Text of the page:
The Reichstag is stately and magnificent, even with the Norman Foster additions (which were toned down at the insistence of the German government commission). The Imperial building is no more than a shell and all inside and on top is Foster’s work: after the Reichstag Fire in 1933 little was left, and such as survived the fire was mauled by British bombs, and such as survived that was destroyed by the Soviets. The four towers at each corner stand for the four kingdoms within the German Empire: Prussia, Bavaria, Saxony and Württemberg, and carvings run like tapestry down the surfaces in honour of the Princes of Germany now united.
From those towers fly huge flags – the German flag of black-red-gold, and the blue European flag.
That is the oddest thing to British eyes: at the very heart of the German state, the European Union flag being flown, and it is flow over the Kanzlerei, the Chancellor’s office / residence also. Looking into the very chamber of the Bundestag, the European ring of stars is given equal status with the German national flag. Even before Brexit that would have been unthinkable in London.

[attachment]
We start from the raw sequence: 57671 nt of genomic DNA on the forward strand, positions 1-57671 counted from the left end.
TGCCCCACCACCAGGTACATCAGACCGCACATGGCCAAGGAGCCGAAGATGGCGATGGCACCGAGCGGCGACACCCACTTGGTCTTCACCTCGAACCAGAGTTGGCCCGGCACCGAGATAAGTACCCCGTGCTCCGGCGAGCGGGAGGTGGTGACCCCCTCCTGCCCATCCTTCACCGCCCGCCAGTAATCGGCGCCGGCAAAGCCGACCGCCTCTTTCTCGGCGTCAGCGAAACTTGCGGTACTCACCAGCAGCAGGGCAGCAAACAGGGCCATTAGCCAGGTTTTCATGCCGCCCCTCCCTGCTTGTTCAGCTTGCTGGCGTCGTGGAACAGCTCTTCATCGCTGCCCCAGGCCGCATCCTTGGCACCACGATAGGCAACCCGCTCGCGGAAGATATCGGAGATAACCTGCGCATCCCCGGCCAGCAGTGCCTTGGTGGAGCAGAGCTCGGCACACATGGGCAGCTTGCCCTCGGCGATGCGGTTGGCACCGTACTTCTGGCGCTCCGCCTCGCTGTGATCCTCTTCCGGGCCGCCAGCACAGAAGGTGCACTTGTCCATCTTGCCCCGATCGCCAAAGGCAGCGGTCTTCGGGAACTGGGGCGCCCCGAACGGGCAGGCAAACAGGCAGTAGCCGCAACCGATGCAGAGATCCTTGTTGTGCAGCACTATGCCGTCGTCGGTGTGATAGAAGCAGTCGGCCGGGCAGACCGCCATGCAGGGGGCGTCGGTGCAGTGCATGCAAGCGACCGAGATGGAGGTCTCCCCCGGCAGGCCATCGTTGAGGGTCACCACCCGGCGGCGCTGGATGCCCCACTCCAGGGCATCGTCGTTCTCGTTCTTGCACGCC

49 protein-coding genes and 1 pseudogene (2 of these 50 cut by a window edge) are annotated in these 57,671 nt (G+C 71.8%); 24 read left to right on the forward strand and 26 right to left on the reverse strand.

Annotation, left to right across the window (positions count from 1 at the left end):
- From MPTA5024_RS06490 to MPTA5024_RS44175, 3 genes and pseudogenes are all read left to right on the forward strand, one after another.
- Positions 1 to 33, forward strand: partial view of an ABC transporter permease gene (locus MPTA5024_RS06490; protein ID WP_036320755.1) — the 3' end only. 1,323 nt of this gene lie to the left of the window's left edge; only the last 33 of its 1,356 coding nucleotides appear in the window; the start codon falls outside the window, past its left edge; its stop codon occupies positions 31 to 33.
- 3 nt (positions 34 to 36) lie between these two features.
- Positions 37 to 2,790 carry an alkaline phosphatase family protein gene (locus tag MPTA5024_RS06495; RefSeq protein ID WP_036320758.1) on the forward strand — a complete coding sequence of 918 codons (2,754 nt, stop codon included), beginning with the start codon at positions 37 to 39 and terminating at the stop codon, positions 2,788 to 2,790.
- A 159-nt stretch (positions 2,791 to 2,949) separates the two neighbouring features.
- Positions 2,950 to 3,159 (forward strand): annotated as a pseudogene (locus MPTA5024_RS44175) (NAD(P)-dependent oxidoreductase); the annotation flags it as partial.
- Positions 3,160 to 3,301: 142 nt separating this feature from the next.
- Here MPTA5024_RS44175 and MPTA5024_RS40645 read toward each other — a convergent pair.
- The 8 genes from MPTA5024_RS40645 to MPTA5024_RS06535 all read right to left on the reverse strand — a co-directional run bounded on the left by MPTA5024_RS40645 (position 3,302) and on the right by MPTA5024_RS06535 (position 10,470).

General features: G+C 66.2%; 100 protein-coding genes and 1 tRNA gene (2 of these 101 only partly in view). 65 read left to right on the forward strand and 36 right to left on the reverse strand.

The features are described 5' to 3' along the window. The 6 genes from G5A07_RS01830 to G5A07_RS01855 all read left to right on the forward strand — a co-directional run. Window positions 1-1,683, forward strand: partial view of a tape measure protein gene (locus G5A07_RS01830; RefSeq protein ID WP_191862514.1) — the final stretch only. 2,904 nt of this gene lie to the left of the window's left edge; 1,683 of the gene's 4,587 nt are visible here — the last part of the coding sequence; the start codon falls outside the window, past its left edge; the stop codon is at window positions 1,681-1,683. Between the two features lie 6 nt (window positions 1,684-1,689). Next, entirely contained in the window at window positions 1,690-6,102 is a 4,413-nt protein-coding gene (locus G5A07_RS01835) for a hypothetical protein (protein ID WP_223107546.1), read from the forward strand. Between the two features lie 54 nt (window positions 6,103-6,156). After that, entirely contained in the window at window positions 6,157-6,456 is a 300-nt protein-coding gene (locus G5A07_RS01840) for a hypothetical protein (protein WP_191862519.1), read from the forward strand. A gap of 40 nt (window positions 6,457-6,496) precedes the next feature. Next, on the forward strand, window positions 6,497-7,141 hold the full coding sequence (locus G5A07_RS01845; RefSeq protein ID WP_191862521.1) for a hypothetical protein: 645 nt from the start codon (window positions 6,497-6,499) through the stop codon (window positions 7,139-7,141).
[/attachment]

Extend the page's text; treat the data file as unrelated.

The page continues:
Politics in Germany is not normal, by Anglosphere standards, and that may be a good thing as we have seen what happens to German culture when left to its own devices. The pathology behind for the ways of Germany’s politicians may be another article. Now, they face each day afresh. As I write, political parties with little in common are trying to thrash out a coalition of impossible contradictions to form some sort of government and issue the commands that the Bundestag will rubber-stamp over the next few years, and they consider this normal. It is not Weimar though, thank goodness, and life will go on.
The Bundesdorf is a silent quarter still, beside a vibrant, noisy city. Berlin was created as a capital city, built in a swamp for a Mediaeval frontier Margrave; it grew great as a city for a King with a fresh crown, and grew as his Prussia grew. It exists for rulers and is shaped by them; it was shattered into burnt ruins because of a twisted ruler and has been rebuilt from ruins because it has to be a capital but its life is beyond that cloistered set.